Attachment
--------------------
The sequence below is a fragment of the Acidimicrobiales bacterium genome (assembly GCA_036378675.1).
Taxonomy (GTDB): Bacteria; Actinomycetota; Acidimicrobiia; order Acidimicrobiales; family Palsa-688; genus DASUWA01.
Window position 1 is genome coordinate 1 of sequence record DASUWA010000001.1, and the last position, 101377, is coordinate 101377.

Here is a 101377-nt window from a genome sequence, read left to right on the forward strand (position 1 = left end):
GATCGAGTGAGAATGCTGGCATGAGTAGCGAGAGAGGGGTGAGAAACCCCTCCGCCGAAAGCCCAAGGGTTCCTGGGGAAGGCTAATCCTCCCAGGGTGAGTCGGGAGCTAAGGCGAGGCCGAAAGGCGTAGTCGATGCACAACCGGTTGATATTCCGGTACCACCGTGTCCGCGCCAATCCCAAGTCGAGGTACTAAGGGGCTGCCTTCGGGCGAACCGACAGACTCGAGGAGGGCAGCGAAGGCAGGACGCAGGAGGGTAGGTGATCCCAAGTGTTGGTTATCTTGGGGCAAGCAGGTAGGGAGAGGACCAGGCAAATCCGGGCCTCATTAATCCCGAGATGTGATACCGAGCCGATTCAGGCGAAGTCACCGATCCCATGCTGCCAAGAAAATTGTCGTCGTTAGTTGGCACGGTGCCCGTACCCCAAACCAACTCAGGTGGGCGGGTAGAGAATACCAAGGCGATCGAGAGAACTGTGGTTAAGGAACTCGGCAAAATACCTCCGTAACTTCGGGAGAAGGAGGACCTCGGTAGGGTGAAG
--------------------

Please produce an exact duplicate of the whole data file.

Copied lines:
The sequence below is a fragment of the Acidimicrobiales bacterium genome (assembly GCA_036378675.1).
Taxonomy (GTDB): Bacteria; Actinomycetota; Acidimicrobiia; order Acidimicrobiales; family Palsa-688; genus DASUWA01.
Window position 1 is genome coordinate 1 of sequence record DASUWA010000001.1, and the last position, 101377, is coordinate 101377.

Here is a 101377-nt window from a genome sequence, read left to right on the forward strand (position 1 = left end):
GATCGAGTGAGAATGCTGGCATGAGTAGCGAGAGAGGGGTGAGAAACCCCTCCGCCGAAAGCCCAAGGGTTCCTGGGGAAGGCTAATCCTCCCAGGGTGAGTCGGGAGCTAAGGCGAGGCCGAAAGGCGTAGTCGATGCACAACCGGTTGATATTCCGGTACCACCGTGTCCGCGCCAATCCCAAGTCGAGGTACTAAGGGGCTGCCTTCGGGCGAACCGACAGACTCGAGGAGGGCAGCGAAGGCAGGACGCAGGAGGGTAGGTGATCCCAAGTGTTGGTTATCTTGGGGCAAGCAGGTAGGGAGAGGACCAGGCAAATCCGGGCCTCATTAATCCCGAGATGTGATACCGAGCCGATTCAGGCGAAGTCACCGATCCCATGCTGCCAAGAAAATTGTCGTCGTTAGTTGGCACGGTGCCCGTACCCCAAACCAACTCAGGTGGGCGGGTAGAGAATACCAAGGCGATCGAGAGAACTGTGGTTAAGGAACTCGGCAAAATACCTCCGTAACTTCGGGAGAAGGAGGACCTCGGTAGGGTGAAG